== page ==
The episode continues to raise questions about the acceptability of partisan responses to election losses, and a potentially destabilizing precedent set by this and a similar situation playing out across the lake in the state of Michigan, where the Republican-controlled House and Senate are seeking to limit the power of incoming Democratic state officials, including Gov.-elect Gretchen Whitmer.
"This really is shocking, and it really is profoundly to the central, democratic norm, which is when one side loses power, they turn over power peacefully," said Kenneth Mayer, a professor of American politics at the University of Wisconsin. "If is how it’s going to work from here on out, that is just really unhealthy for democratic stability."
The situations in Michigan and Wisconsin are reminiscent of a 2016 attempt by the GOP-led state legislature in North Carolina to limit the powers of an incoming Democratic governor.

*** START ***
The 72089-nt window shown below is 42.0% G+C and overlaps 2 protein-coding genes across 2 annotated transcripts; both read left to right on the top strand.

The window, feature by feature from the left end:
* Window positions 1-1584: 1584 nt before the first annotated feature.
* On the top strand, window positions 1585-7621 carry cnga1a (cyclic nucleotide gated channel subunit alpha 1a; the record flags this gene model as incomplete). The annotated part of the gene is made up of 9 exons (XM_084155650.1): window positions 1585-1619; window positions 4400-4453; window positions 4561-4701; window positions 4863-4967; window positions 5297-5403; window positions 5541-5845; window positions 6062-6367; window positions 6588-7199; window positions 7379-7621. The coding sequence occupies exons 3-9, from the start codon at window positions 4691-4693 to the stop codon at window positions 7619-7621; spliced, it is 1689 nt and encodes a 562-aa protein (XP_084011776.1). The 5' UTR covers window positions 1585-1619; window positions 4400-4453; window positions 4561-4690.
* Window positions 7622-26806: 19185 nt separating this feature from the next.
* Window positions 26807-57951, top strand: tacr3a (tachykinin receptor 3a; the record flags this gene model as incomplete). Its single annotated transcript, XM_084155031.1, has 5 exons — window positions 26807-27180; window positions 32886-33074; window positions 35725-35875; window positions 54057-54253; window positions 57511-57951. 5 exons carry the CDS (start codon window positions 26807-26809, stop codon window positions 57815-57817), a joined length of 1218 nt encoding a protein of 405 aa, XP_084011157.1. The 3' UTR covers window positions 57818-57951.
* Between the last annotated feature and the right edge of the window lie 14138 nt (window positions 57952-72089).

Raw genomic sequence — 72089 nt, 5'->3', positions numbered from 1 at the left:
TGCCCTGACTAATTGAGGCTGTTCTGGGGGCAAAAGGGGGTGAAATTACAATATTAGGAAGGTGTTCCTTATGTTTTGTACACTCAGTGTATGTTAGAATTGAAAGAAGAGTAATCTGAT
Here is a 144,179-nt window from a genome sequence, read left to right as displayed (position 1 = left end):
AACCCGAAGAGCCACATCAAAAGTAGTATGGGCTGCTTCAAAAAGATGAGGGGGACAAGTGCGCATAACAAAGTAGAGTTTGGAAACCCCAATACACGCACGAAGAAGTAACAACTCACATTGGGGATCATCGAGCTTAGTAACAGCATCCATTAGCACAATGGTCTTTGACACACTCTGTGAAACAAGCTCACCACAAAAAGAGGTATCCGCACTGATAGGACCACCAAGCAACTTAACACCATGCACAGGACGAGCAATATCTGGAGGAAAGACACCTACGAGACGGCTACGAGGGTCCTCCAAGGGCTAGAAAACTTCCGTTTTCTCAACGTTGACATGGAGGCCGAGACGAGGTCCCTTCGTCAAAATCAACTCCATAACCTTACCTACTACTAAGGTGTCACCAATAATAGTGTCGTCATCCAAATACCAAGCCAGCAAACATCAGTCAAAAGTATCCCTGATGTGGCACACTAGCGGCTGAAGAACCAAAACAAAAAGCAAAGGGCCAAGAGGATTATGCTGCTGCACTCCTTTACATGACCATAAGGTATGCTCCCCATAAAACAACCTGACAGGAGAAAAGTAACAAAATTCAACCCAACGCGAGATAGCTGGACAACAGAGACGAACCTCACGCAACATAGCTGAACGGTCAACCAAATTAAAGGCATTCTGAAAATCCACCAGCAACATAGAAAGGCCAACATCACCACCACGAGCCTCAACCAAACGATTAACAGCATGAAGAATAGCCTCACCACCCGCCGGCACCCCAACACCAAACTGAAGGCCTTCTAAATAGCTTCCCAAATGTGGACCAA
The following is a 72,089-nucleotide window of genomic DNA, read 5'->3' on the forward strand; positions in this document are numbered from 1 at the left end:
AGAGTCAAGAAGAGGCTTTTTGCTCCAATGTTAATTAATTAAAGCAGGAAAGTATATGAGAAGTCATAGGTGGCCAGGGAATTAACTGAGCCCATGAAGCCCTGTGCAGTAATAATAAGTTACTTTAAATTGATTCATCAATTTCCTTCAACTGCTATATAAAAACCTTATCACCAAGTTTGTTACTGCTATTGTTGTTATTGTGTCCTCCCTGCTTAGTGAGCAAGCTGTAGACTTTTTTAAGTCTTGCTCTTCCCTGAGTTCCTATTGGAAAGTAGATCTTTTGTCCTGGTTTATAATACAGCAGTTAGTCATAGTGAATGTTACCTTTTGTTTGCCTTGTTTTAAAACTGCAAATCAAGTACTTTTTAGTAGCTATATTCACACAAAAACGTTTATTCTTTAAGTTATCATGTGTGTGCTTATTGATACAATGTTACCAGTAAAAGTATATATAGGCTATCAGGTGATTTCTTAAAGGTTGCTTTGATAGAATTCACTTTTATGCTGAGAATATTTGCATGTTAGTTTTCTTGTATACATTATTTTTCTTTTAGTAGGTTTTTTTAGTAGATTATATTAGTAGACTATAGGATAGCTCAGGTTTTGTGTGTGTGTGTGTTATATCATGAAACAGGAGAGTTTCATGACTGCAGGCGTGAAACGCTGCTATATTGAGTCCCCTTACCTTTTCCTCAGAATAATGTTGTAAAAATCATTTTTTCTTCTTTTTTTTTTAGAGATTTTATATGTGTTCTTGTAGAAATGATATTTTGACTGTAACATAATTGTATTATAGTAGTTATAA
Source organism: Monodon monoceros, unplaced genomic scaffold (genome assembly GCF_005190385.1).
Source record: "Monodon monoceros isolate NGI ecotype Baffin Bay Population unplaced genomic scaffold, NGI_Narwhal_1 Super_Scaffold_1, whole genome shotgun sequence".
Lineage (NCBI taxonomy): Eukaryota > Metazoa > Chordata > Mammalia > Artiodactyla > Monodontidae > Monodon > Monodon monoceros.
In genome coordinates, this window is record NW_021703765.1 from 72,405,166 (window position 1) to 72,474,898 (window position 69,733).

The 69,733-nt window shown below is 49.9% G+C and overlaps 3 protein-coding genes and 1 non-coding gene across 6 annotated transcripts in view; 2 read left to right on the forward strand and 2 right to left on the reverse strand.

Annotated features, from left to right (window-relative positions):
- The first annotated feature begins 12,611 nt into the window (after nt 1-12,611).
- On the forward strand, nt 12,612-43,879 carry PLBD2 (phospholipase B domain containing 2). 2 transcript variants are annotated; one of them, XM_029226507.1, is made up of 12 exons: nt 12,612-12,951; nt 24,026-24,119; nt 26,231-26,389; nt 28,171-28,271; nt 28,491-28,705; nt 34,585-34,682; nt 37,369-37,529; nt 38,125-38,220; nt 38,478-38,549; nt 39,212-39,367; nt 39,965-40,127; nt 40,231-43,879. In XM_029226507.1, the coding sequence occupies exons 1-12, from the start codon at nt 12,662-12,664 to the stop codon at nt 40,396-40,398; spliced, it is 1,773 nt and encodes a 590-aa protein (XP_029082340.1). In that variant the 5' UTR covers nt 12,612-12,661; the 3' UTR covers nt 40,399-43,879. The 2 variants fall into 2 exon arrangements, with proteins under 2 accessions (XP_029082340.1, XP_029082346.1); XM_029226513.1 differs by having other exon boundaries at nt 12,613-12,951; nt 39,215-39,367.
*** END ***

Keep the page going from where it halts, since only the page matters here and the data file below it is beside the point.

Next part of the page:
The courts eventually ruled that the legislation violated the state's constitution.
But if the efforts in Wisconsin and other states are ultimately successful, the worry becomes a fundamental shift in the allowable terms of political warfare in the wake of defeat.
"You don’t want to bring a Nerf gun to a knife fight. If one player is violating norms and the other player says well I’m still going to behave as if they still exist, then you’re at a real disadvantage," Mayer said, "Over time, if voters are OK with that, or in a position where they can’t respond, then you have serious questions about the meaning of democratic rule."